No consumer-grade exploit pack currently includes this. This threat is mostly spread via email spam.
An unspecified vulnerability in the Java Runtime Environment component in Oracle Java SE JDK and JRE 7 and 6 Update 27 and earlier. Allows remote untrusted Java Web Start applications and untrusted Java applets to compromise a system.
Java Web Start allows users to download and run Java applications from the web and is included in the Java Runtime Environment (JRE) since the release of Java 5.0.
How this works: A compromised website would try to load a malformed Java applet. The code inside can gain elevated privileges and run outside of its sandbox.
Currently included in exploit kits: Bleeding life, CK VIP, CritXpack.
Causes buffer overflow in certain versions of Adobe Flash Player, on Windows, Linux and OS X. Allows remote attackers to execute arbitrary code via unspecified vectors, as exploited in the wild in April 2014.
How this works: When the browser lands on a compromised web page, the Adobe Player browser plugin attempts to play the file. However, the ActionScript code inside modifies the natural flow of the program, pointing it to a malicious payload.
Currently included in Angler Exploit Kit, Archie, Astrum Exploit Kit, Blackhole, Flash exploit kit, Hanjuan, Neutrino, Niteris, Nuclear Exploit Kit, Null Hole, Rig and Sweet Orange.
Use-after-free vulnerability in Microsoft Internet Explorer 6 through 11, this allows remote attackers to execute arbitrary code or cause a denial of service (memory corruption) via vectors related to the CMarkup::IsConnectedToPrimaryMarkup function.
Once the user navigates to a malicious web page, the browser attempts to load a Flash SWF file. Because of the way it is crafted, the SWF file modifies the program`s memory by overwriting particular areas on it. Instead of rendering the SWF file, Flash Player ends up executing malicious code that compromises the system.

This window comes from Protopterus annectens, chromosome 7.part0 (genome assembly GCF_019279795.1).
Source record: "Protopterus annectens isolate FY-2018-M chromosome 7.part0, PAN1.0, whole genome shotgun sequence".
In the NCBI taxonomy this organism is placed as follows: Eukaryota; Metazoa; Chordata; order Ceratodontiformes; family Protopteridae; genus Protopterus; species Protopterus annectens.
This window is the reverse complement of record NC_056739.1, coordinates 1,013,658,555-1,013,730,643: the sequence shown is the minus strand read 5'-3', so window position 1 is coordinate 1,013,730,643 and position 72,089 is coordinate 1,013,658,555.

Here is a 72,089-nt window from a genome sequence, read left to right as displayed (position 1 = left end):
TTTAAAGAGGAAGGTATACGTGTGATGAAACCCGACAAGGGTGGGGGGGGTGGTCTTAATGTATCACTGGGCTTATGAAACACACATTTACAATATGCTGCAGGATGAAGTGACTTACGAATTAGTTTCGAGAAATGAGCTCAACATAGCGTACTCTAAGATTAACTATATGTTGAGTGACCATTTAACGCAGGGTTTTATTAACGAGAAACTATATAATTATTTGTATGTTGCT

Currently included in Infinity / Redkit / Goon, Sednit and Angler.
Unspecified vulnerability in the Java Runtime Environment component in Oracle Java SE and Java for Business. Allows remote attackers to affect confidentiality, integrity and availability via unknown vectors.
Currently included in Nuclear Pack v 2.6, Dragon Pack, Hierarchy Exploit Kit and Blackhole.
Affects Microsoft Office 2003 SP3, 2007 SP2 and SP3, and 2010 Gold and SP1; Office 2003 Web Components SP3; SQL Server 2000 SP4, 2005 SP4, and 2008 SP2, SP3, and R2; Visual FoxPro 8.0 SP1 and 9.0 SP2; and Visual Basic 6.0 Runtime. Allows remote attackers to execute arbitrary code via a crafted website, an Office document, or .rtf file that triggers “system state” corruption, as exploited in the wild in April 2012, as “MSCOMCTL.OCX RCE Vulnerability.”
How this works: This is a multi-stage attack that starts with the victim opening a malicious RTF file that arrives attached to spam messages. When the document is opened, specially crafted code bypasses the Data Execution Protection subsystem, then decrypts the obfuscated payload and loads it in the memory. Complex code then jumps execution to the memory location the payload resides.
This exploit has been mostly used in the wild to plant ransomware.
Currently not included in any commercially-available exploit kits.
Alexandra started writing about IT at the dawn of the decade - when an iPad was an eye-injury patch, we were minus Google+ and we all had Jobs.View all posts